demand-driven or does the firm need to be consistently pro-active in
developing foreign business?  

3)  Do decision makers from organizations that have different
international experiences think differently? How are the interpretations
informing action-choices in internationalization are formed through
experience and social interaction within networks?  To what extent is
internationalization sought for business growth as opposed to other

4)  How do SMEs internal capabilities affect their capacity to enter
foreign markets? What is the relevance of outsourcing in
internationalization activities? Do these features vary as between
traditional, innovation-based and born-global firms? 

5) The internationalization of SMEs from emerging economies, especially
to developed economies, is under-researched. Previous research has
focused almost exclusively upon organizations working in the developed
countries such as USA and UK, and a few emerging economies such as
China. This track therefore intends to encourage contributions stemming
from emerging economies. It is important to be alert to the ways in
which contextually embedded studies can contribute to our understanding
of the ways in which emerging markets SMEs access international markets.
We therefore invite a discussion of the following questions:  

5.1)  Do SMEs from emerging and developed countries differentiate in
their motives for, and ways of, internationalizing (e.g. tend to focus
more on exploitative internationalization activities than explorative
ones)? Would SMEs from emerging economies tend to be more reactive and
cautious in their approach to internationalization? Which kind of firms
tend to leapfrog their competitors in developed countries?  Do they tend
to outsource more/less frequently than those from developed countries?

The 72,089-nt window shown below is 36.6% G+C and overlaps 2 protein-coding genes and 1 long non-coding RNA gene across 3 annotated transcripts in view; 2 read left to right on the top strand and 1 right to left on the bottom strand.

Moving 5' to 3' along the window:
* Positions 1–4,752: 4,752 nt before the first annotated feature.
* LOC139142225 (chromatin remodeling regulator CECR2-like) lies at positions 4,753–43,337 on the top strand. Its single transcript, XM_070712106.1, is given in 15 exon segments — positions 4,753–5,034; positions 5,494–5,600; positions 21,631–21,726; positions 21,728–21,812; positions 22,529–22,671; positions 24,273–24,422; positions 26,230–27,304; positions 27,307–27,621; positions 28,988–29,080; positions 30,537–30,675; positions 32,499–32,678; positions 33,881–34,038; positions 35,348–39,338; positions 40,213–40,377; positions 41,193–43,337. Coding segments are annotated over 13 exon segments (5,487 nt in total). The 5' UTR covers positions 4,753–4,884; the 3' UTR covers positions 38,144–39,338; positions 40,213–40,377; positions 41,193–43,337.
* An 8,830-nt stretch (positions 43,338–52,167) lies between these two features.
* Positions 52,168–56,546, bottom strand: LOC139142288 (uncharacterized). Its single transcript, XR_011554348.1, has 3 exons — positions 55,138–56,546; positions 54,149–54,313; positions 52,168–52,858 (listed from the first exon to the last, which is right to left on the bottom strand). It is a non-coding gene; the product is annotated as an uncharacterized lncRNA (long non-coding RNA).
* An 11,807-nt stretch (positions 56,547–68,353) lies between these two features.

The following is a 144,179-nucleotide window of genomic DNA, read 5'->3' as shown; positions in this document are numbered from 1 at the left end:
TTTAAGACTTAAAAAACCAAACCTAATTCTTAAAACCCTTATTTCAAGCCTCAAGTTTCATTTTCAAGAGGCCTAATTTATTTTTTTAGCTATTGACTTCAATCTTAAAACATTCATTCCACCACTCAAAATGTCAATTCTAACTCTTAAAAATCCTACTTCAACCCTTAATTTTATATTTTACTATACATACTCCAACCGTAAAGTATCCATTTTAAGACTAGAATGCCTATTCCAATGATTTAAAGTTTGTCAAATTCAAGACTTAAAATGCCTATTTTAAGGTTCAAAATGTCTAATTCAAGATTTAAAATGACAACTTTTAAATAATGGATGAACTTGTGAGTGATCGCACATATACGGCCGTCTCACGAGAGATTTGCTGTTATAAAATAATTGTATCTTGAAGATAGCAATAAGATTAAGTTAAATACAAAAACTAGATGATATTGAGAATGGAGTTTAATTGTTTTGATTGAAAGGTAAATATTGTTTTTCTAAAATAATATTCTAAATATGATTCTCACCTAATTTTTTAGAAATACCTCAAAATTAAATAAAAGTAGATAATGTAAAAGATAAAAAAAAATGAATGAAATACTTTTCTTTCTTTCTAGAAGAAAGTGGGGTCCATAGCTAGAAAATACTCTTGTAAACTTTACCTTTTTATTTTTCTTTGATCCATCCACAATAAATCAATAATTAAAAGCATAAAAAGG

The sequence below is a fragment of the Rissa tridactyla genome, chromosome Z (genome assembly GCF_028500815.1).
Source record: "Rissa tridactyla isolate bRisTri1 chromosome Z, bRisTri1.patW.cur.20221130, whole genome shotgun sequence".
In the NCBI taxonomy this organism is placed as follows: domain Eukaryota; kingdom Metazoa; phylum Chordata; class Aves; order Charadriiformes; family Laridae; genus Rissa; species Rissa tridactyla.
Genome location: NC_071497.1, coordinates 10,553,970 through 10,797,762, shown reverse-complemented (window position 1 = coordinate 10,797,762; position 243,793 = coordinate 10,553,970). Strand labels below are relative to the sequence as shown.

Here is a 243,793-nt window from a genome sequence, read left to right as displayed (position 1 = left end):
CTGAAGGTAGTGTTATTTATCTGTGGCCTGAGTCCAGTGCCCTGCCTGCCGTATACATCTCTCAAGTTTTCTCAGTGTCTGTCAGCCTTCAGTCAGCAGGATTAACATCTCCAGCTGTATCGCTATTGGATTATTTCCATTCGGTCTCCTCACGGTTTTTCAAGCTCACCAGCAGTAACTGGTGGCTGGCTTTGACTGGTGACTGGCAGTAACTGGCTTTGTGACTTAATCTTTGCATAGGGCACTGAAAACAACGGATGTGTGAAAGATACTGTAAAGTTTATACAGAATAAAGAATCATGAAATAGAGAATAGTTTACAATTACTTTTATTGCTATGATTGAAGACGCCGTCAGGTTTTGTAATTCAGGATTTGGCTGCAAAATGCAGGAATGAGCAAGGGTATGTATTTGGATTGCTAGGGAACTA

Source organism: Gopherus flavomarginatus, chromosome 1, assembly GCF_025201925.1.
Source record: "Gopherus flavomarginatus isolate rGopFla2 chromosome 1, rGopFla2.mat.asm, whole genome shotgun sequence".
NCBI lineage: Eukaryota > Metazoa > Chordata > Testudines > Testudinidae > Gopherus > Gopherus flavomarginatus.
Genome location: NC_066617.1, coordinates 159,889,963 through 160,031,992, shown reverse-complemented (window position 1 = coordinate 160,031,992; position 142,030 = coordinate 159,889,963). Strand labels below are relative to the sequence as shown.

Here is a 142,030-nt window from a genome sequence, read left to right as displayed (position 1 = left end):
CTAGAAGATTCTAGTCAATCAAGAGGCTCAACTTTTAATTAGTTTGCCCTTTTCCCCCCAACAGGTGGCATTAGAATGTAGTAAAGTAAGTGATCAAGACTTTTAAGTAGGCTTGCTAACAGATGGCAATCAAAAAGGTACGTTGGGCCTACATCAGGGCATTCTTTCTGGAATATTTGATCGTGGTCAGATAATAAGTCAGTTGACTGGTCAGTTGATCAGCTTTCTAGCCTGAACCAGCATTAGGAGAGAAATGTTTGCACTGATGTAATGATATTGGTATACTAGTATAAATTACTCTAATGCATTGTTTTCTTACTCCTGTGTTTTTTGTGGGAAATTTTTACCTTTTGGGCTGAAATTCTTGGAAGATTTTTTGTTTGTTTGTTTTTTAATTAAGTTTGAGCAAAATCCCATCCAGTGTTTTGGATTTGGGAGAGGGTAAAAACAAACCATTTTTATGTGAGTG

Do decision makers from developed economies act and plan differently
from those from emerging economies? How do strategic decision-making
processes vary among internationalized firms from different cultures? 

5.2)  Would SMEs from certain economies make greater use of
socially-based ties and be more entrepreneurial due to the opportunities
they learn through such ties? Would SMEs from East Asian economies tend
to be more collective in their approach to internationalization?  

Papers dealing with other new challenges and perspectives concerning the
internationalization of SMEs are also welcome.  

Keywords: SMEs internationalization, Emerging markets SMES versus
developed countries 

SMES,  Social organization, International entrepreneurship and cognition

De informatie  verzonden in dit e-mail bericht  inclusief de bijlage(n)
vertrouwelijk  en is  uitsluitend  bestemd  voor de geadresseerde  van
bericht. Lees verder:

The inf
ormation in this e-mail message  is confidential and may be legally
eged. Read more:

AIB-L is brought to you by the Academy of International Business.
For information:
To post message: [log in to unmask]
For assistance:  [log in to unmask]
AIB-L is a moderated list.